Do retailers’ lacklustre festive ads mean the Grinch really has stolen Christmas?

With most retailers having launched their Christmas ad campaigns, there is a distinct lack of festive cheer as wider struggles on the high street hit brands’ moods and pockets.

If you cover retail marketing, the two weeks at the beginning of November are the busiest of the year as retailers launch their bid for Christmas sales success. As soon as the clock hits midnight on 1 November, all thoughts of Halloween disappear and attention turns squarely to the most important time of year, Christmas.

Yet this year, it appears the Grinch rather than Santa Claus may have been whispering in retail marketers’ ears. There’s a distinct lack of memorable festive advertising, with brands eschewing the blockbuster films and epic storytelling for continuations of previous campaigns or bringing back old favourites, such as singing boxes (in the case of Amazon) or talking carrots (over at Aldi).

It would be wrong to bemoan some consistency. Marketers have tended to spend all year harping on about how important it is to have a consistent marketing message, only to throw that strategy out the window at the mere mention of Christmas.

Plus, consistency doesn’t have to be boring. Tesco’s campaign this year, which uses the same strapline and creative idea as in 2017, is a real joy. And I’m still enjoying the adventures of Kevin the Carrot.

The shift away from festive blockbusters has been playing out for a few years. Sainsbury’s, which used to go up against John Lewis on the blockbuster stakes, dropped that strategy last year, with marketing director Mark Given saying it was a decision based on the fact that “brands are built by consistency over time”.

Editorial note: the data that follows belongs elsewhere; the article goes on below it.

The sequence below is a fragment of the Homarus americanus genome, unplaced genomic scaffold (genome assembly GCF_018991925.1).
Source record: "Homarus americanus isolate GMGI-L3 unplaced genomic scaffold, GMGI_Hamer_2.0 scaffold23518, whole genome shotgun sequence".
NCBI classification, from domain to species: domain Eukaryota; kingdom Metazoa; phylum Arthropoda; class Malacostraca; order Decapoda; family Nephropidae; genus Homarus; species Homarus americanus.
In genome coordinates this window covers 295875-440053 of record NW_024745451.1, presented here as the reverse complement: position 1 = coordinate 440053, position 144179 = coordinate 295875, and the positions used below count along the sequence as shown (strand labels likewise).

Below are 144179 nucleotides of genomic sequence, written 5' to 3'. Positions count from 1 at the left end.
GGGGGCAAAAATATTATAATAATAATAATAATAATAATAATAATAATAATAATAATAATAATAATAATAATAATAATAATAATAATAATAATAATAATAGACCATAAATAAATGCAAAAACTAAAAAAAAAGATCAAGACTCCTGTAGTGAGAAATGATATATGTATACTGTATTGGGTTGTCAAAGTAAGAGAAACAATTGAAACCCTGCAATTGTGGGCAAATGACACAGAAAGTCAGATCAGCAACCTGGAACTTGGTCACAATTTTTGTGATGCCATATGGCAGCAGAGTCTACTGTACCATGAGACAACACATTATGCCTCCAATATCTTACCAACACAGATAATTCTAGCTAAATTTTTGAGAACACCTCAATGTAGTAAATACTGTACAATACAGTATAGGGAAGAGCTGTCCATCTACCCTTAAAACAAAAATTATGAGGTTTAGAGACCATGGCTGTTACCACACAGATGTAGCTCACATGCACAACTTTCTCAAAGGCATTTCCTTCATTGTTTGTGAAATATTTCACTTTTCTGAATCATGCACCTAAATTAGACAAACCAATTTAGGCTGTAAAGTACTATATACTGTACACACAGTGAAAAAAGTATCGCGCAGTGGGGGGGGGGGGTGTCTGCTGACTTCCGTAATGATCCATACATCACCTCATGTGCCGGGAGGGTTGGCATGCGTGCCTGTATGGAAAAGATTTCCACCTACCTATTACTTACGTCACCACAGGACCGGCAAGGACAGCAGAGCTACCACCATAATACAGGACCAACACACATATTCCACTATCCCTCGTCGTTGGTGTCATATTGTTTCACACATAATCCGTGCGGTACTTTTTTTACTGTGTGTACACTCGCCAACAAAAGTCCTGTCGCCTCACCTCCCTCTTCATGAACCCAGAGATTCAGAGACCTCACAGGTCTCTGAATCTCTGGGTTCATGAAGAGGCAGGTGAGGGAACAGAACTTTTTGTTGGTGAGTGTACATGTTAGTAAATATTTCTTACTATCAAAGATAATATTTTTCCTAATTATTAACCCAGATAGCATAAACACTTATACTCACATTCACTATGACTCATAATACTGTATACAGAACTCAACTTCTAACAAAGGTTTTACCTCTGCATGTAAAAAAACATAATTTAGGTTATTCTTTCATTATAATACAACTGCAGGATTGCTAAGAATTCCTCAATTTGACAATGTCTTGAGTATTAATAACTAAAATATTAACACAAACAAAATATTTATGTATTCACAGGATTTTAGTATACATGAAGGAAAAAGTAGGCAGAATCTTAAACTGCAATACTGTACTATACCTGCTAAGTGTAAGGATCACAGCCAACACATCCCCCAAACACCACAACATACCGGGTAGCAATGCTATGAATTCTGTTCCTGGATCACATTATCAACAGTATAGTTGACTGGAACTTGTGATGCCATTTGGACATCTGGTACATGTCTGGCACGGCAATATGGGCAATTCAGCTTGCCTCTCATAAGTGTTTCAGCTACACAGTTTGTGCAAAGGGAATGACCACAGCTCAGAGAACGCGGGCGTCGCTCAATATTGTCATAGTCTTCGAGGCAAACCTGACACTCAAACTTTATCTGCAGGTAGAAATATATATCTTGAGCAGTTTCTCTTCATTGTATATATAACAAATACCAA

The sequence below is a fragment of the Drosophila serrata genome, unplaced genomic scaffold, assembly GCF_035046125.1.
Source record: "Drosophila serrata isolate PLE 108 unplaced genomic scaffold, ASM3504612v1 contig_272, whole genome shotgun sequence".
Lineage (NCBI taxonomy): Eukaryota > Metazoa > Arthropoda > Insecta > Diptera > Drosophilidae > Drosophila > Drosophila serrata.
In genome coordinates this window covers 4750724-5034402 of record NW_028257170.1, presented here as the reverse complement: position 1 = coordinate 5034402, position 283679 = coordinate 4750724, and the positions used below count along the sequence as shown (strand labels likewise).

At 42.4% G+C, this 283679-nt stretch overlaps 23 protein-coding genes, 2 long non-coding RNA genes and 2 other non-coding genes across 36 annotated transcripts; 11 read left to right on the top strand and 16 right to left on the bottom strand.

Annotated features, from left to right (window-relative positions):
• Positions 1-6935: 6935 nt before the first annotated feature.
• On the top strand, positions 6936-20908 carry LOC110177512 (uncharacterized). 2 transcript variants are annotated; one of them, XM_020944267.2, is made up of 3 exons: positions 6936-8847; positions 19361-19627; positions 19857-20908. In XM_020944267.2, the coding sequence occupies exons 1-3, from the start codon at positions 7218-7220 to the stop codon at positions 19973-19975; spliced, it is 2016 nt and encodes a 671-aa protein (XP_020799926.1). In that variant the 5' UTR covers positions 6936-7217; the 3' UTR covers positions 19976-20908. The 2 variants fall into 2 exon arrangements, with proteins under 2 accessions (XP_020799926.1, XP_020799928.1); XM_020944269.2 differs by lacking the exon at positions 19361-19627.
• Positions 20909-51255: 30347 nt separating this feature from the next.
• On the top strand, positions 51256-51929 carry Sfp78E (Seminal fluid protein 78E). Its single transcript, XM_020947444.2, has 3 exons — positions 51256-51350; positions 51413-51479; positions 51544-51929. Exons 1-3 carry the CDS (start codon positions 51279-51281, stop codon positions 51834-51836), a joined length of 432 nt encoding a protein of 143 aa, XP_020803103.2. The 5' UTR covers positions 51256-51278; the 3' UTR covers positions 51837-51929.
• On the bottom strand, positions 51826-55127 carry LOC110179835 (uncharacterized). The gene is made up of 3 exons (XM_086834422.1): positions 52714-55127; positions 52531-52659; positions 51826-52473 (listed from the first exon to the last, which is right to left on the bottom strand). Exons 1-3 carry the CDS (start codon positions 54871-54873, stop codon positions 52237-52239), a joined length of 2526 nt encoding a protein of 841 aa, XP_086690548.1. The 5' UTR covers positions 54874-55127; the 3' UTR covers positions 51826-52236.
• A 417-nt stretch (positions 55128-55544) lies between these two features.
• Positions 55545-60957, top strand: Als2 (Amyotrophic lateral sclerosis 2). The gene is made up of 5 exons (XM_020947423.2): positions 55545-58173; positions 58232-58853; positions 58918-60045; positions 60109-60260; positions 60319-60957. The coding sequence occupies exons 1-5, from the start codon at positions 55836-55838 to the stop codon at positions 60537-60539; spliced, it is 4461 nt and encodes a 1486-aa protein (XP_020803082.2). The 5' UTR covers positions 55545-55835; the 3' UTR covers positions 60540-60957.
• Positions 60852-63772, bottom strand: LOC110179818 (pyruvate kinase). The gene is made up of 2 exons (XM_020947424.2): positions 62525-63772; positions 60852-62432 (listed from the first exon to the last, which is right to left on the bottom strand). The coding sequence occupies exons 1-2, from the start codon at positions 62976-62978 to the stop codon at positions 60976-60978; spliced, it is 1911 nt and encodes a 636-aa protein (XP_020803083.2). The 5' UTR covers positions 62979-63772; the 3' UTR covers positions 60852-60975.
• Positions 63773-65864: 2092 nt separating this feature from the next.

Marks & Spencer also isn’t expected to stray too far from its marketing’s recent creative look and feel when its Christmas ad launches. Don’t expect Paddington or Mrs Claus to be putting in an appearance this year.

That retailers are pulling back from big Christmas ads mirrors the malaise in retail, particularly on the high street, this year. A number of brands have fallen into administration, others are having to shut stores or batten down the hatches as profits dwindle.

Debenhams’ marketing boss Richard Cristofoli probably put it most succinctly when he said: “In the current retail climate in the UK, how can I look a colleague in the eye when we’re all being told we need to manage costs carefully and make sure we’re driving a simplicity focus and efficiency, and then tell them I’ve spent millions on making a vanity project TV ad?”

READ MORE: Debenhams moves away from ‘vanity project’ TV ads in favour of an experiential Christmas campaign

Creative is not the only area taking a hit. Media spend, the bigger investment, also looks set to slow. ITV, in its latest results this morning (7 November), warned that total ad spend was likely to fall by about 3% in the fourth quarter.

That fall is likely to be even bigger in December. The Guardian reports that ITV is preparing for a decline of up to 8% in the final month of the year, with only November and Black Friday providing a bright spot in the quarter.

Carolyn McCall, ITV’s CEO, says: “We are seeing some softening in [TV advertising] due to the increasingly uncertain economic environment and, as a result, we expect total advertising to be down.”

There are likely to be other areas getting more spend – digital and in-store/experiential the most obvious examples. But a decline in TV ad spend is indicative of brands taking a more cautious approach this year whether because of Brexit uncertainty, growing competition or wider struggles on the high street. Let’s just hope the bah-humbug attitude doesn’t dampen shoppers’ Christmas spirits too far or leave Santa with an empty sack.

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Comments

There is one comment at the moment, we would love to hear your opinion too.

  1. Pete Austin from Fresh Relevance 8 Nov 2018

    I think it’s because Christmas is moving online, because it’s so much easier to search for presents using a browser than in the high street, so TV and offline adverts are less relevant and get less love.

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